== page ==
Tip #556: Rumors about Microsoft.Xrm.Client death are exaggerated

Update 18-Nov-2016: Bugs reported have been fixed and there are no compelling reasons (beyond the support of the existing codebase) to continue use of Microsoft.Xrm.Client.

One thing you’d notice about Dynamics CRM 2016 SDK is that some of the assemblies has gone MIA. For example, Microsoft.Xrm.Client, a home to some useful developers extensions, including a mighty CrmConnection class, is nowhere to be found. These extensions were taken over by Xrm Tooling family, the one we mentioned before.

CrmServiceClient, in particular, looks like a solid replacement for CrmConnection but, as with any new libraries, there are few gotchas.

This is the only connection string that worked for us so far in non-interactive mode:

CrmServiceClient conn = new CrmServiceClient(
   "ServiceUri=https://orgname.contoso.com/orgname;" + 
   "AuthType=IFD;Domain=anything;" + 
   "UserName=george@contoso.com;Password=pass@word1;" + 
   "LoginPrompt=Never;");

Note the following:

  • Url must be in the form of https://orgname.contoso.com/orgname. For on-premises and IFD deployments the connector expects orgname to be at the end and looks like it does not make any attempt to deduce orgname from the server url.
  • Domain name must be specified but it’s not passed via claims, so it can be anything. Really any non-empty string o__O
  • Username must be UPN. If it’s not, then, since domain name is not passed it, ADFS 3.0 throws a fit (ADFS 2.0 assumes the domain)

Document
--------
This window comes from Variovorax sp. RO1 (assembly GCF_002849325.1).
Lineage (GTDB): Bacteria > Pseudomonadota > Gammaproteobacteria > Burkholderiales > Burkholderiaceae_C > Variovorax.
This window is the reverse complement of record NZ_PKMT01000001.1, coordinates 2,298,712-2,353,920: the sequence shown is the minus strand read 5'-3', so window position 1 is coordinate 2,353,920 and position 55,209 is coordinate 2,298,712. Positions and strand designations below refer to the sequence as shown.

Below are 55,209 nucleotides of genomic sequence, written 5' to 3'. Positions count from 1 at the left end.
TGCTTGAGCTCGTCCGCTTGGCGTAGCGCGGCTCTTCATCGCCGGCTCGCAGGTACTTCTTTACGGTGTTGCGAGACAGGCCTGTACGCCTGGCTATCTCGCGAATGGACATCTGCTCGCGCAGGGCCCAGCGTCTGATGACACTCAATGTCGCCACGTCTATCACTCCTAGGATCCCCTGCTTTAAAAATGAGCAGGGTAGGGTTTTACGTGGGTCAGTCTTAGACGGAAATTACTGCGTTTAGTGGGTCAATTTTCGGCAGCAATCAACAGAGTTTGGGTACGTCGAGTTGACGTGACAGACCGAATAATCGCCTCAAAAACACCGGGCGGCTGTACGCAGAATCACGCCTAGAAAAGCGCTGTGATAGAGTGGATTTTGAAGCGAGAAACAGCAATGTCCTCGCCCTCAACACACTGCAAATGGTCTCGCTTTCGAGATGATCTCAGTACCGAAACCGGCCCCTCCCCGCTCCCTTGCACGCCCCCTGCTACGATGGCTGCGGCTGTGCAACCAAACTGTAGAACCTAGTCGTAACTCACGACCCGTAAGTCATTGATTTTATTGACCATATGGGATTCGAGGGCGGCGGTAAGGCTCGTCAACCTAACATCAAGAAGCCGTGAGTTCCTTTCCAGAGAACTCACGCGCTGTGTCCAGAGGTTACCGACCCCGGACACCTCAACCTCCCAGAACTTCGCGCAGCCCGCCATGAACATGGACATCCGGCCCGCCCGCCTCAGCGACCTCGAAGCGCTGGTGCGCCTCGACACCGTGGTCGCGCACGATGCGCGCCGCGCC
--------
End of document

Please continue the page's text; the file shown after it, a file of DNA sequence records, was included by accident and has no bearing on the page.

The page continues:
The following syntax works as well:

CrmServiceClient conn = new CrmServiceClient(
   new System.Net.NetworkCredential(
       "george@contoso.com", "pass@word1"),
   AuthenticationType.IFD, 
   "orgname.contoso.com", "443", 
   "orgname", useSsl: true);

Same restrictions apply except that there is no need to specify the dummy domain name.

Whilst we manage to get CrmServiceClient working for non-interactive IFD connections, we’re heard from reliable sources that it does not work currently in Azure Web Apps / App Service Web Apps while attempting to connect to CRM Online.

The workaround? You can still use the bits from CRM 2015 SDK and its very reliable CrmConnection class – just make sure to load the other Nuget packages for CRM 2016 first and then add Microsoft.Xrm.Client.

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5 thoughts on “Tip #556: Rumors about Microsoft.Xrm.Client death are exaggerated

  1. Michael says:

    What would the connection string look like for a CRM Online organization?

  2. Antony Ellis says:

    Hi ,not sure it is exaggerated to be honest. The introduction of Web API is here to replace the existing Organization Service and SOAP endpoints completely. So from Dynamics 365 onwards at least it is truly dead. Talked about it here: http://antonyellisdynamicscrm.wordpress.com/2017/02/20/dynamics-365-crm-sdk-version-comparisons/

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